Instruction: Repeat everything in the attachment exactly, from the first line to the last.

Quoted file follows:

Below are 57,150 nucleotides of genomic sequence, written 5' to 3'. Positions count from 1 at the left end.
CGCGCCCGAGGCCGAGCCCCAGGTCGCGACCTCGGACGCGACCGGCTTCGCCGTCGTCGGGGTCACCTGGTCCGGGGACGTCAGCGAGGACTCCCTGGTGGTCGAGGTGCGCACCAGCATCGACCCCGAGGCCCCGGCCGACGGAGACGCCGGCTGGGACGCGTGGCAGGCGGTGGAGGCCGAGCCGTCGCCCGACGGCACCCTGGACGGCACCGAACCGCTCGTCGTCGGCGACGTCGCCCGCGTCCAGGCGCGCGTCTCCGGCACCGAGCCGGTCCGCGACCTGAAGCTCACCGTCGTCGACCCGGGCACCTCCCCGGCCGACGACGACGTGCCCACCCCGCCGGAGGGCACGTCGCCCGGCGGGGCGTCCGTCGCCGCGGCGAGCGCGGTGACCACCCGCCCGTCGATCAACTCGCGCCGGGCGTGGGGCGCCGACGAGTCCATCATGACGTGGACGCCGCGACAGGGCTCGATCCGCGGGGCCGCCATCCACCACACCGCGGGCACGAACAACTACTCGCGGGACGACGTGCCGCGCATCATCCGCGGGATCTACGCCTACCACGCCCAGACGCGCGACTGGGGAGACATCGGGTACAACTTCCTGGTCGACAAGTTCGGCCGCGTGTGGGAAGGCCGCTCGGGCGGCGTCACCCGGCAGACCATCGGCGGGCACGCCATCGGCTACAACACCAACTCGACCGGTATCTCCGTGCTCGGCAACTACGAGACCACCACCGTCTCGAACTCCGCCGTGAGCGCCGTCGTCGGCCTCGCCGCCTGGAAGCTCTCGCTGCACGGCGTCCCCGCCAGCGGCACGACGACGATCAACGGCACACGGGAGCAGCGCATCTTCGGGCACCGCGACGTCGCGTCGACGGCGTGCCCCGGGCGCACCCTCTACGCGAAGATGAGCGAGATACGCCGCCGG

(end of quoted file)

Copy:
Below are 57,150 nucleotides of genomic sequence, written 5' to 3'. Positions count from 1 at the left end.
CGCGCCCGAGGCCGAGCCCCAGGTCGCGACCTCGGACGCGACCGGCTTCGCCGTCGTCGGGGTCACCTGGTCCGGGGACGTCAGCGAGGACTCCCTGGTGGTCGAGGTGCGCACCAGCATCGACCCCGAGGCCCCGGCCGACGGAGACGCCGGCTGGGACGCGTGGCAGGCGGTGGAGGCCGAGCCGTCGCCCGACGGCACCCTGGACGGCACCGAACCGCTCGTCGTCGGCGACGTCGCCCGCGTCCAGGCGCGCGTCTCCGGCACCGAGCCGGTCCGCGACCTGAAGCTCACCGTCGTCGACCCGGGCACCTCCCCGGCCGACGACGACGTGCCCACCCCGCCGGAGGGCACGTCGCCCGGCGGGGCGTCCGTCGCCGCGGCGAGCGCGGTGACCACCCGCCCGTCGATCAACTCGCGCCGGGCGTGGGGCGCCGACGAGTCCATCATGACGTGGACGCCGCGACAGGGCTCGATCCGCGGGGCCGCCATCCACCACACCGCGGGCACGAACAACTACTCGCGGGACGACGTGCCGCGCATCATCCGCGGGATCTACGCCTACCACGCCCAGACGCGCGACTGGGGAGACATCGGGTACAACTTCCTGGTCGACAAGTTCGGCCGCGTGTGGGAAGGCCGCTCGGGCGGCGTCACCCGGCAGACCATCGGCGGGCACGCCATCGGCTACAACACCAACTCGACCGGTATCTCCGTGCTCGGCAACTACGAGACCACCACCGTCTCGAACTCCGCCGTGAGCGCCGTCGTCGGCCTCGCCGCCTGGAAGCTCTCGCTGCACGGCGTCCCCGCCAGCGGCACGACGACGATCAACGGCACACGGGAGCAGCGCATCTTCGGGCACCGCGACGTCGCGTCGACGGCGTGCCCCGGGCGCACCCTCTACGCGAAGATGAGCGAGATACGCCGCCGG